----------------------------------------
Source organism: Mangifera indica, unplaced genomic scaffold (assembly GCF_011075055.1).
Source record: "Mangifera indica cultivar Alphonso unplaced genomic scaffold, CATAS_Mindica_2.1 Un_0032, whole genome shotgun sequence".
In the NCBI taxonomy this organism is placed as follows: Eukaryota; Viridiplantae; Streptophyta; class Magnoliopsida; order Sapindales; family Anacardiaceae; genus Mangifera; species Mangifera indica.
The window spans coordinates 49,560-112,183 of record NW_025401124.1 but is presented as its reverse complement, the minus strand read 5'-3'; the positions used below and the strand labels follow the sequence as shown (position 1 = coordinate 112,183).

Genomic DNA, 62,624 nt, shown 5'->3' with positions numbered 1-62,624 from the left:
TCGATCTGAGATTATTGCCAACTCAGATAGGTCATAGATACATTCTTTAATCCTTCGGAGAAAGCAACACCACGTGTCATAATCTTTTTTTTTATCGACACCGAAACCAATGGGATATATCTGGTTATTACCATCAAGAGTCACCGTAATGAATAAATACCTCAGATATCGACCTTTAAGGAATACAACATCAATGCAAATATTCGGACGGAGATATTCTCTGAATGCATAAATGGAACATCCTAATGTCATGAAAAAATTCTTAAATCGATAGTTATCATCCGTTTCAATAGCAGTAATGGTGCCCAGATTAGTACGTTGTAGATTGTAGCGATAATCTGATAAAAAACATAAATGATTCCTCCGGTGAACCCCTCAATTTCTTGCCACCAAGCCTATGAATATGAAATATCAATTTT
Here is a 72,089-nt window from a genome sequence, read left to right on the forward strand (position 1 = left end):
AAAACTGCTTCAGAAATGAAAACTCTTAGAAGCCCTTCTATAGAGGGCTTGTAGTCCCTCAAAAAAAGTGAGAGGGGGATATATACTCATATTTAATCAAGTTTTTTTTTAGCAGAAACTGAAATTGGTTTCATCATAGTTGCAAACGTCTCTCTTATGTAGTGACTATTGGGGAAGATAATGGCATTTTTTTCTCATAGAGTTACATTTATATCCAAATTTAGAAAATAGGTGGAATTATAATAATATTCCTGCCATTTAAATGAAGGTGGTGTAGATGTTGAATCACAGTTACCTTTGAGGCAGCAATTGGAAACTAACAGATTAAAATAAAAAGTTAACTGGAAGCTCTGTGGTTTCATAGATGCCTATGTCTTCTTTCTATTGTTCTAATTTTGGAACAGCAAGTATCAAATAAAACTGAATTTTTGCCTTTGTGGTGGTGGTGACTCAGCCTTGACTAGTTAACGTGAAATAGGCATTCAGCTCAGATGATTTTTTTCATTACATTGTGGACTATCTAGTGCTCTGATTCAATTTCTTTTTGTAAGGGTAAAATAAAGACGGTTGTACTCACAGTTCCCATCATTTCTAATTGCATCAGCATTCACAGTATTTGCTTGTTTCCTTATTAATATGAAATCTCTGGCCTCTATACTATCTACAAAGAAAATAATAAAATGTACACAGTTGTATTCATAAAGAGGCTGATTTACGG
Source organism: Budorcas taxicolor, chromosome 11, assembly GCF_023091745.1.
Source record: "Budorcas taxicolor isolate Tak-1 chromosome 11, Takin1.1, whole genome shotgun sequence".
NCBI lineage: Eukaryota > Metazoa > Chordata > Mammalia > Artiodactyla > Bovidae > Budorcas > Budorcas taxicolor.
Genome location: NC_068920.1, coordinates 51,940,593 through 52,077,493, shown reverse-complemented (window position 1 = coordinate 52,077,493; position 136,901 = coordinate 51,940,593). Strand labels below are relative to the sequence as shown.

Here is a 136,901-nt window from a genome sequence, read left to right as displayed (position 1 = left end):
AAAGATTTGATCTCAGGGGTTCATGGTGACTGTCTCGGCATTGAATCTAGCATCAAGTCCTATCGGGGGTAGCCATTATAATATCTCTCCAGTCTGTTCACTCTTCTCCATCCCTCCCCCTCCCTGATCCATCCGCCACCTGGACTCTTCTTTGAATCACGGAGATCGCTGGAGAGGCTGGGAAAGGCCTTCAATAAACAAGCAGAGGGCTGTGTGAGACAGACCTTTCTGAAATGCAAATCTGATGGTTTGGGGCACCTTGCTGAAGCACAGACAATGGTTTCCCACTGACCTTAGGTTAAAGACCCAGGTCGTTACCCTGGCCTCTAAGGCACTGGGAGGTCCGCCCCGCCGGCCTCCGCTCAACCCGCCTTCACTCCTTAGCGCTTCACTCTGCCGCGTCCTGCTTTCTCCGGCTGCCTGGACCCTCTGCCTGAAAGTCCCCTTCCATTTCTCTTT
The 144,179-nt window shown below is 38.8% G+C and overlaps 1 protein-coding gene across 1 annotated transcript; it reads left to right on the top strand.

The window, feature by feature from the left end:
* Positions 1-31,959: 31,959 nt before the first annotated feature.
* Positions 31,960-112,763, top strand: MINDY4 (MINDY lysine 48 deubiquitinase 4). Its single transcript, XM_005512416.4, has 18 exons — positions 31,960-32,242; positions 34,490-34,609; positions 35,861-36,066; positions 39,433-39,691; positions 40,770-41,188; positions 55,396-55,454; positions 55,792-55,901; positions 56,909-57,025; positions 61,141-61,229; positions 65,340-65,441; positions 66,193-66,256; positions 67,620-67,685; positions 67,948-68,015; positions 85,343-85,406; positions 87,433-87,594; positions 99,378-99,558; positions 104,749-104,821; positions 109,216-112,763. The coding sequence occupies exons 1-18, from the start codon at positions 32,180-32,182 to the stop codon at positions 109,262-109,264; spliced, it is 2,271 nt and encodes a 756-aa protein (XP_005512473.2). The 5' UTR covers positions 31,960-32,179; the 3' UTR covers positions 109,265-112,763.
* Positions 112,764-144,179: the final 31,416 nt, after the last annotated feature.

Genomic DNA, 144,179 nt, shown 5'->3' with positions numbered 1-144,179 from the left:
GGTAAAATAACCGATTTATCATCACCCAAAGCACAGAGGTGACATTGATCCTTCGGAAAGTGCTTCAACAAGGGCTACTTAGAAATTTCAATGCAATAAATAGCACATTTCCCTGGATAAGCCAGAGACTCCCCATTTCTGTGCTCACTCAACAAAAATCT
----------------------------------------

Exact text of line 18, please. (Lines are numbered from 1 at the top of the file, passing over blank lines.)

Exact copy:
* Positions 31,960-112,763, top strand: MINDY4 (MINDY lysine 48 deubiquitinase 4). Its single transcript, XM_005512416.4, has 18 exons — positions 31,960-32,242; positions 34,490-34,609; positions 35,861-36,066; positions 39,433-39,691; positions 40,770-41,188; positions 55,396-55,454; positions 55,792-55,901; positions 56,909-57,025; positions 61,141-61,229; positions 65,340-65,441; positions 66,193-66,256; positions 67,620-67,685; positions 67,948-68,015; positions 85,343-85,406; positions 87,433-87,594; positions 99,378-99,558; positions 104,749-104,821; positions 109,216-112,763. The coding sequence occupies exons 1-18, from the start codon at positions 32,180-32,182 to the stop codon at positions 109,262-109,264; spliced, it is 2,271 nt and encodes a 756-aa protein (XP_005512473.2). The 5' UTR covers positions 31,960-32,179; the 3' UTR covers positions 109,265-112,763.